As 1861 turned into 1862, the Army developed different methods of acquiring contraband. No longer were contrabands those who wandered into camp after the Union Army captured territory. Needed to fill manual labor supplies, officers were directed to seek out and recruit slaves in Confederate territory surrounding Union camps.
In addition to recruitment, orders were given to capture slaves in surrounding Confederate territory. In February of 1862, Major General Henry W. Halleck, known as a slow and over cautious field commander, issued two directives. He directed Brigadier General Ulysses S. Grant to “Impress slaves of secessionists in the vicinity to work on fortifications. (11) In a letter to Brigadier General Cullum, he directed him to “Find contrabands, and put them to work to pay for food and clothing. (12)
As the Army increasingly sought the labor of contraband, they simultaneously sought to close the camps to runaway slaves. Here the issue becomes increasingly complex. The lines and distinctions between contraband and runaways sharpen and then blur again. As 1862 passed, contraband seemed to define those slaves, of Confederate or Union owners, who were recruited or captured by Union Army for the express purpose of performing labor. In contrast, runaways were those who attempted to enter the camp without solicitation.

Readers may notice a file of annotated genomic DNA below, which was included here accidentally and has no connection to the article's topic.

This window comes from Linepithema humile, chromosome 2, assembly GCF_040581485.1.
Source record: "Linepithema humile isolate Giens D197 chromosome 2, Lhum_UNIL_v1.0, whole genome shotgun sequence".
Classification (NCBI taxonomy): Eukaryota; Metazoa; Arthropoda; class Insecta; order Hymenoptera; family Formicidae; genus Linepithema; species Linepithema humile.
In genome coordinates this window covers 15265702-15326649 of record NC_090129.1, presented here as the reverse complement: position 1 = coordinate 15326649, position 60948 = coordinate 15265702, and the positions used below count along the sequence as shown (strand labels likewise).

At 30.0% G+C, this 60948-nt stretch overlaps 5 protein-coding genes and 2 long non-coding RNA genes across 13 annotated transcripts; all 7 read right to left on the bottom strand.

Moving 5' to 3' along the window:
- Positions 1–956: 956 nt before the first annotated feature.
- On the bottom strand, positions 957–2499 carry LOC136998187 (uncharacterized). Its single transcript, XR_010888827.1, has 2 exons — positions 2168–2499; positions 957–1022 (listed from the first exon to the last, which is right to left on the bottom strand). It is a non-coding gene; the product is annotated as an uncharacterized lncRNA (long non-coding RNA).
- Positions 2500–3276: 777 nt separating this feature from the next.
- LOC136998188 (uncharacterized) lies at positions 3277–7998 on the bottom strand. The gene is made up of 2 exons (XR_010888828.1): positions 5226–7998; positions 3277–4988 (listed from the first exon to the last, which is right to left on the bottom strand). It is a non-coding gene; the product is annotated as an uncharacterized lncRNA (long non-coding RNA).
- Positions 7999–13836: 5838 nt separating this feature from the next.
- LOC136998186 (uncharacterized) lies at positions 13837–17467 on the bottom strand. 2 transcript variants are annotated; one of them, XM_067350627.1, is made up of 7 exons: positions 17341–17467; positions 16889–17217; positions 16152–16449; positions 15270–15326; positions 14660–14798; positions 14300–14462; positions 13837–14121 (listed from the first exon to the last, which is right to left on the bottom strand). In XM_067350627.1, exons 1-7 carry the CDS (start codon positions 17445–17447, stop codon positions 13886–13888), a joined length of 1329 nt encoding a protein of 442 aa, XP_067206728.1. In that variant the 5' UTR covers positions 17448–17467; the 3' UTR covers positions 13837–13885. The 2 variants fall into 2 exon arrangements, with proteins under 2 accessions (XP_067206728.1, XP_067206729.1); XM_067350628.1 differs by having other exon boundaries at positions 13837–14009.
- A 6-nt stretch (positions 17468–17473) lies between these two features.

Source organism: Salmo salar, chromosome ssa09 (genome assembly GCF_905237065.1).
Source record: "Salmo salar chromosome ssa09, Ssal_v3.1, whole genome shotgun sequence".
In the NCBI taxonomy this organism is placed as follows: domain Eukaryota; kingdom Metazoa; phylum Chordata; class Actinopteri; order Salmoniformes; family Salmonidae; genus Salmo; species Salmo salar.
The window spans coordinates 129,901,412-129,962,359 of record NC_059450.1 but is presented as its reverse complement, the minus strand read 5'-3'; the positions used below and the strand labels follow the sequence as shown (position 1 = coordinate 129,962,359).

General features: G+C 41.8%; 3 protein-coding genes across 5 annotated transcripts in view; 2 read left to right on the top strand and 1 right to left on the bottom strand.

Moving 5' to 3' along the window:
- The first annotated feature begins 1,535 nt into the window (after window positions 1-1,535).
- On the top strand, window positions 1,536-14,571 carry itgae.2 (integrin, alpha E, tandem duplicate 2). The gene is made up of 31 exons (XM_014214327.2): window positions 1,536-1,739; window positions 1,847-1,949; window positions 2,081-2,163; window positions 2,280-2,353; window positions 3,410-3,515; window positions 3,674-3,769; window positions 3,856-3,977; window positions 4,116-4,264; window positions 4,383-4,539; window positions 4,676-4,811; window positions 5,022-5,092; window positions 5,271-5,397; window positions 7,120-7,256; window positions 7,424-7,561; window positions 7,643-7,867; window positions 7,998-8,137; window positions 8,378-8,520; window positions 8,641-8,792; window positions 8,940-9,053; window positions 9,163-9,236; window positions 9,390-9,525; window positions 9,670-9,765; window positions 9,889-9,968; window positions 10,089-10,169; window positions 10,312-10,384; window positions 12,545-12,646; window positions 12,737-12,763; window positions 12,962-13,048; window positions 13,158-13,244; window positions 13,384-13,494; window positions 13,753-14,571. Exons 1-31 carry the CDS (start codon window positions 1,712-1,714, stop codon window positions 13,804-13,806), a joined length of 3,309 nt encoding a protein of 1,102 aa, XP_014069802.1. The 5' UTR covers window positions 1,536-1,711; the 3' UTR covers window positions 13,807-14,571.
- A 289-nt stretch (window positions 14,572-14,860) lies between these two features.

The increase in the return of slaves, often to known Confederate sympathizers or officers, turned into a source of conflict between Army headquarters and officers in the field. Early in the conflict, General Butler made clear his view that the runaway slaves as well as contraband should be allowed, even compelled, to aid the United States. Other officers in the field adopted similar attitudes.